I was told that the first milk is thin to quench thirst, and the later milk is thicker and more nourishing.  So it is important to empty out the breast so the nourishing milk is being drunk.  The old trick was to put a pin on the side that was nursed, but I could never remember whether the pin meant the side that needed doing or the side that had been done last, so I kept a chart.  I told you I was a zombie, right?  The chart also gave me an idea of her feeding schedule (I fed when she seemed hungry).  I wrote down start and stop times, and I could see how we were doing - and of course it changes over time.  It took us a good week to start to get things going, and there were still rough patches.  Term babies can easily go three days without nursing much, they have reserves to get them through while Mom's body gets up to speed.  That helped with the initial worries.

Breast-feeding advantages - baby is easy to take out (no bottles and equipment to carry) and poopy diapers smell not nearly as bad.

Sleeping - if friends say baby is sleeping through the night young, they are lying (or just not waking up).  That cast-iron fry pan (advice above) is a great idea.

jeromedawg

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Re: Babies... some people make it sound so easy
« Reply #121 on: September 16, 2015, 12:46:50 PM »
Sleeping - if friends say baby is sleeping through the night young, they are lying (or just not waking up).  That cast-iron fry pan (advice above) is a great idea.

LOL, this reminds me of a story my friend told me about a couple of our other buddies whose conversation he overheard.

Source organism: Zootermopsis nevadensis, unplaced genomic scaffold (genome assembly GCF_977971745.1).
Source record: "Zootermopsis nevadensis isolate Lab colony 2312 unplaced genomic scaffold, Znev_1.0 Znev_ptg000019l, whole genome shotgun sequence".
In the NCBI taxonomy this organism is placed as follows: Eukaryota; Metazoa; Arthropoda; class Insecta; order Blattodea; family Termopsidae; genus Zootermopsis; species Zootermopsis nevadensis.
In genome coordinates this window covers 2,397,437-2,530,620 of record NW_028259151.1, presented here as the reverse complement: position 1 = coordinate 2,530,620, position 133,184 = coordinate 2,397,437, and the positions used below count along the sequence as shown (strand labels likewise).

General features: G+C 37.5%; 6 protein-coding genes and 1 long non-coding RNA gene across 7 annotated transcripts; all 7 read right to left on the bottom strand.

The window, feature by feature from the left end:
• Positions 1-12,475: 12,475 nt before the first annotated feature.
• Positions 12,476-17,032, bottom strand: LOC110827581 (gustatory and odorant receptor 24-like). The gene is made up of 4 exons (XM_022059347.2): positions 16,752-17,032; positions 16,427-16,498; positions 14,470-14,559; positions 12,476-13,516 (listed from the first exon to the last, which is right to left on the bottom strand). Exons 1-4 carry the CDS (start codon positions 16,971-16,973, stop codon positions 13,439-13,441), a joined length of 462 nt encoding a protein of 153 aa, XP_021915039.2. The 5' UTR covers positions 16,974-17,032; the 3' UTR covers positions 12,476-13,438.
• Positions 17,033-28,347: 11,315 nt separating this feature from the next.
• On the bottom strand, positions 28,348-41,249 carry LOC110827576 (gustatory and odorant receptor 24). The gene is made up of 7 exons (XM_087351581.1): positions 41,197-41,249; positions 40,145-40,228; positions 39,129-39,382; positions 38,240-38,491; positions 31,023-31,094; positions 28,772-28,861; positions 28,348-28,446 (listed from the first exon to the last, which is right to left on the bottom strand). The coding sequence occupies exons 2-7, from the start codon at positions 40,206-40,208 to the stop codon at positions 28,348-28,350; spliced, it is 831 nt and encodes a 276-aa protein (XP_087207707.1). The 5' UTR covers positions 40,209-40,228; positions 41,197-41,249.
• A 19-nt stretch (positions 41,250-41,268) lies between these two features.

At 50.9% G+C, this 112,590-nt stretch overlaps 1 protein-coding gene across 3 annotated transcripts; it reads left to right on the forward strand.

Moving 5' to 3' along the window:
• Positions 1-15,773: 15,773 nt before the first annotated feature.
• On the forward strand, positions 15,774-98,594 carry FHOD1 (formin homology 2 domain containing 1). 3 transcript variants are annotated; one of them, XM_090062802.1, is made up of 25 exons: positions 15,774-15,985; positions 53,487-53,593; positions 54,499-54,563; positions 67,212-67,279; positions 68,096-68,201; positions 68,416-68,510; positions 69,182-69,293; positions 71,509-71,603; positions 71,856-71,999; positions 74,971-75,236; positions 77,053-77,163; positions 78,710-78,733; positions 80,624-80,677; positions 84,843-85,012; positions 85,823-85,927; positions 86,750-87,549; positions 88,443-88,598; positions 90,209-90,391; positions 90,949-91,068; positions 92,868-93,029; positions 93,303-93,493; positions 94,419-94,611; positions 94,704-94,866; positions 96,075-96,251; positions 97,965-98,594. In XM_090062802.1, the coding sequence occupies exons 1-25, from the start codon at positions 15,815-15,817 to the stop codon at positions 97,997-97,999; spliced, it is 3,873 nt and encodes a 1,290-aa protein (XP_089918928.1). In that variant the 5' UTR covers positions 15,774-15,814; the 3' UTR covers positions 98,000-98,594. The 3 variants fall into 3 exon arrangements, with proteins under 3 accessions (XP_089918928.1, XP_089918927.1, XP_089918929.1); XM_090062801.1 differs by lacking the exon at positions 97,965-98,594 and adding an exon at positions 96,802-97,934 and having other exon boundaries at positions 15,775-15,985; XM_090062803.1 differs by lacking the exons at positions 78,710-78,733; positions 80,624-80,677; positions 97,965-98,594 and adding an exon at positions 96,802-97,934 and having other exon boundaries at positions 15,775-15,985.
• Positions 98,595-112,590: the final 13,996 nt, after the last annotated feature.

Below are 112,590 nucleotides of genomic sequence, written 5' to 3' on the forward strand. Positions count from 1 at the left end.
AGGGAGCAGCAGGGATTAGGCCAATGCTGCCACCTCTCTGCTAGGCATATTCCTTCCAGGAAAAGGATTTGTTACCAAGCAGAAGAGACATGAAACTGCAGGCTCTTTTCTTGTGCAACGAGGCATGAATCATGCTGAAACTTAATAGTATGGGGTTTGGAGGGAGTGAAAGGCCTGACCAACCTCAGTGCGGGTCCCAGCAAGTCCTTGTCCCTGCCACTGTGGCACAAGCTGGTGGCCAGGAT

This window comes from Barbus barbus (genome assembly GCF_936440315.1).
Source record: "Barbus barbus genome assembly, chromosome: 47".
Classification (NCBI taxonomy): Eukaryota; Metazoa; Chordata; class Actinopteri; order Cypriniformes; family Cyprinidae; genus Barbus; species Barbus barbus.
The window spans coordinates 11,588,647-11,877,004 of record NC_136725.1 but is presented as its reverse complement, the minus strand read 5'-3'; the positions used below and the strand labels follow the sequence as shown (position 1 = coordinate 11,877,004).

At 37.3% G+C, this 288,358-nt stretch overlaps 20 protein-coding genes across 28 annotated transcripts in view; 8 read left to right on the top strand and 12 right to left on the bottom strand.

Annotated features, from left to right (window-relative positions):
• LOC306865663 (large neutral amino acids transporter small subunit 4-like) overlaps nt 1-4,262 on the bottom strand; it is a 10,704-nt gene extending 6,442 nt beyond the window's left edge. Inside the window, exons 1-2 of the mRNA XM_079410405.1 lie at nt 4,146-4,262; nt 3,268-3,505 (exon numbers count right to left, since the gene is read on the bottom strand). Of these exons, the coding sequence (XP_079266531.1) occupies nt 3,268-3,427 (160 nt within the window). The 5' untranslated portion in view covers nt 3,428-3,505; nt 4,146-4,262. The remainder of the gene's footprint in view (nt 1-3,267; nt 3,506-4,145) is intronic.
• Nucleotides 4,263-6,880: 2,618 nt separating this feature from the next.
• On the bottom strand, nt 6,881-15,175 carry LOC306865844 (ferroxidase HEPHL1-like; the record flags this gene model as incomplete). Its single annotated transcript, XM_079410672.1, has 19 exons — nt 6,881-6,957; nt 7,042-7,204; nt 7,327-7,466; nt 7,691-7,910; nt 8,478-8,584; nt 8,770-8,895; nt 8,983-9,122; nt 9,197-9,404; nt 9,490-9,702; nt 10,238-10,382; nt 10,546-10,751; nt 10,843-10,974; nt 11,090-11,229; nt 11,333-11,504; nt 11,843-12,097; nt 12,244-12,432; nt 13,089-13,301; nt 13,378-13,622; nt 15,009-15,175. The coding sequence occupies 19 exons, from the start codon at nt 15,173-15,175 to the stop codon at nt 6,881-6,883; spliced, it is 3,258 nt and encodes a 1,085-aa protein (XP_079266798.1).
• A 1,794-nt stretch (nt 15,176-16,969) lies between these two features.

Guy #1 (who is a doctor): So how are things going? Have you been getting any sleep?
Guy #2 (who just had his first daughter and is 2-3 weeks in): Things are GREAT! Lydia slept through the ENTIRE night last night!
Guy #1: WHAT? *befuddled look* That's not a good thing - you were supposed to wake her up and feed her!!!


hahahahahaha

charis

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Re: Babies... some people make it sound so easy
« Reply #122 on: September 16, 2015, 12:57:32 PM »
Sleeping - if friends say baby is sleeping through the night young, they are lying (or just not waking up).  That cast-iron fry pan (advice above) is a great idea.

LOL, this reminds me of a story my friend told me about a couple of our other buddies whose conversation he overheard.

Guy #1 (who is a doctor): So how are things going? Have you been getting any sleep?
Guy #2 (who just had his first daughter and is 2-3 weeks in): Things are GREAT! Lydia slept through the ENTIRE night last night!
Guy #1: WHAT? *befuddled look* That's not a good thing - you were supposed to wake her up and feed her!!!


hahahahahaha